The second round of Israeli elections has left the electorate in a similar, yet distinctly new situation to the one it faced just a few months prior: uncertainty, but a high likelihood of a seismic shift.

No coalition at this point can reach the 61 votes needed to form a government in the Knesset, yet with Likud’s failure to form a government before, and the Arab list’s statement that they will recommend a Blue-and-White ticket under Gantz, his likelihood of receiving the nod from Yisrael-Beitenu and Avigdor Lieberman, enough to push him over the limit, greatly increases. Lieberman has already labelled the Arab list as an enemy, and said that he won’t join Gantz, but the process is still not complete.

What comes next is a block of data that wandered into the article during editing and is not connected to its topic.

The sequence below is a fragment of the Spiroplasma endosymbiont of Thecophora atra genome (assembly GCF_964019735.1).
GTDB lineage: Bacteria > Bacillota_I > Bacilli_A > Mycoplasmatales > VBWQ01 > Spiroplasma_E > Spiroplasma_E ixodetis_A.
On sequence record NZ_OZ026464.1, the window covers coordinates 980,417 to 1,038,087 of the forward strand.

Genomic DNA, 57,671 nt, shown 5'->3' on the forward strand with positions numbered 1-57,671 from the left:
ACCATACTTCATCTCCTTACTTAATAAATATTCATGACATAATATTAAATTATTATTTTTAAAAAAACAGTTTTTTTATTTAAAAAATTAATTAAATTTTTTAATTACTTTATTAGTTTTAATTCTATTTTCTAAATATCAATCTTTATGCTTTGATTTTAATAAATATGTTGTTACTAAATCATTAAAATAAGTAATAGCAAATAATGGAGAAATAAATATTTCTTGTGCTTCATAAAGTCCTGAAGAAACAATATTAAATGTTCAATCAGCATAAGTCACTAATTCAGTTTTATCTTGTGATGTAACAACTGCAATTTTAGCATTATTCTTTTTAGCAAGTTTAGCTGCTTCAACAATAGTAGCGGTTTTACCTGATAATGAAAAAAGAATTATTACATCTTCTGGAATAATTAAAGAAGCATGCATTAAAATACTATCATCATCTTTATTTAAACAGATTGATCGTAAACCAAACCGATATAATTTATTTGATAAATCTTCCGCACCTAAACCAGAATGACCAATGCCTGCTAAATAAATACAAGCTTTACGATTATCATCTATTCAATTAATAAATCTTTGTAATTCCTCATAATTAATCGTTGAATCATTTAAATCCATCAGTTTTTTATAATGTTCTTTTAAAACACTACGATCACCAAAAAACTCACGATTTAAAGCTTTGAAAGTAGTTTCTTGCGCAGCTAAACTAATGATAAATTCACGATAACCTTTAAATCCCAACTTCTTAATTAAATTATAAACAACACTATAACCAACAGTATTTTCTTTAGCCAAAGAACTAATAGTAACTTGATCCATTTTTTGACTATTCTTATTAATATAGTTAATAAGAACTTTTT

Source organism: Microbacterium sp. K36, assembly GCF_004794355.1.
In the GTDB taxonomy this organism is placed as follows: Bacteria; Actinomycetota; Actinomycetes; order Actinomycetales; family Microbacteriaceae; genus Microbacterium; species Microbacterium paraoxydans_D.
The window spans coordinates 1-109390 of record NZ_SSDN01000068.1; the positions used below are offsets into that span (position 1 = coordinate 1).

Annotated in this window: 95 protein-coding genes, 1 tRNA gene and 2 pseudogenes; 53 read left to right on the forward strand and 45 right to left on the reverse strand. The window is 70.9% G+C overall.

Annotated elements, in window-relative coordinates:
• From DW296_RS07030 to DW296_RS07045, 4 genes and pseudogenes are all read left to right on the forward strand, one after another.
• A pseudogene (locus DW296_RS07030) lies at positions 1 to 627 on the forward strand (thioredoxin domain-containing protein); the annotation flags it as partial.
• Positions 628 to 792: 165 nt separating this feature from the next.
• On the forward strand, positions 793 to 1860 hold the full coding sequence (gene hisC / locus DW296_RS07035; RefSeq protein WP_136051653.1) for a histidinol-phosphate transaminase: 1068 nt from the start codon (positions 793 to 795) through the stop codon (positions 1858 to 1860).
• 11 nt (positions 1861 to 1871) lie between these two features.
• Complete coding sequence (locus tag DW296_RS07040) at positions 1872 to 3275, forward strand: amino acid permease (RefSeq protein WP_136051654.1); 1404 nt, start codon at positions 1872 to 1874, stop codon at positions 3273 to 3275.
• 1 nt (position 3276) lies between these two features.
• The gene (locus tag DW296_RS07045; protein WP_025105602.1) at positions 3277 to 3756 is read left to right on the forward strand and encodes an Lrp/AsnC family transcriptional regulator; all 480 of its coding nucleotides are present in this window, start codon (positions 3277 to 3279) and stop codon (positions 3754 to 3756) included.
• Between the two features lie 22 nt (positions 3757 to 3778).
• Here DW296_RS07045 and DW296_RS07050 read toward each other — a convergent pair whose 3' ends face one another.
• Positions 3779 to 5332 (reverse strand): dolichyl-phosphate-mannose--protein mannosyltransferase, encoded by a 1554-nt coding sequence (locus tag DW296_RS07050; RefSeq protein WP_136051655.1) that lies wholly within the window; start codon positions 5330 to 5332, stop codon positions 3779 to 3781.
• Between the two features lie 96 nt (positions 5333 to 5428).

With the potential to have a regime backed by both the secular right Yisrael-Beitenu and the Arab list together has the potential to break apart the political stalemate that has fragmented Israel for more than a decade.

Netanyahu’s stench of corruption is kept him from receiving an outright majority and his desperate attempts to gather more votes prior to each of the last two elections cannibalizing voters from far-right parties, including Yisrael Beitenu, means that they may return the favor and back his opponents, forcing him to face corruption charges post-election.

What the future holds regarding the crucial issues of the hour, the future of the West Bank, and the relationship that Israel will maintain with both its allies, and its neighbors and rivals, including the US, Saudi, and even China, will bank on the results of this election.

A seismic shift may be in order if this takes place, although it wouldn’t be sudden or clear at first. It would simply replace a recalibration: in an era of lifetime leaders, political dynasties, cold wars, and stalemates, it represents the potential to hit the reset button, to allow some fresh blood to head this region, plagued with intractable conflicts.

Staff writer: Ari B